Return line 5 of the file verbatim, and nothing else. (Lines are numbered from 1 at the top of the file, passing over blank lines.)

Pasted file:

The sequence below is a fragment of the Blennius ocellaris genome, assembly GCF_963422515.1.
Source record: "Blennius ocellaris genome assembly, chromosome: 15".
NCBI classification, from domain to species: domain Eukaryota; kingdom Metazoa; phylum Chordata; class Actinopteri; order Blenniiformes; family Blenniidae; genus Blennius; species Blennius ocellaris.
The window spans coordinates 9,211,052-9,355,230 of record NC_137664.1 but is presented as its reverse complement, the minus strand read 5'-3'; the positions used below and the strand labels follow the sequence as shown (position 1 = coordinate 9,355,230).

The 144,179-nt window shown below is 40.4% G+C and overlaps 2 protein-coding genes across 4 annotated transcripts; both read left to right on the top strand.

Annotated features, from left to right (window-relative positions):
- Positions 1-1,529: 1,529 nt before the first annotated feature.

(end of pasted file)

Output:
The 144,179-nt window shown below is 40.4% G+C and overlaps 2 protein-coding genes across 4 annotated transcripts; both read left to right on the top strand.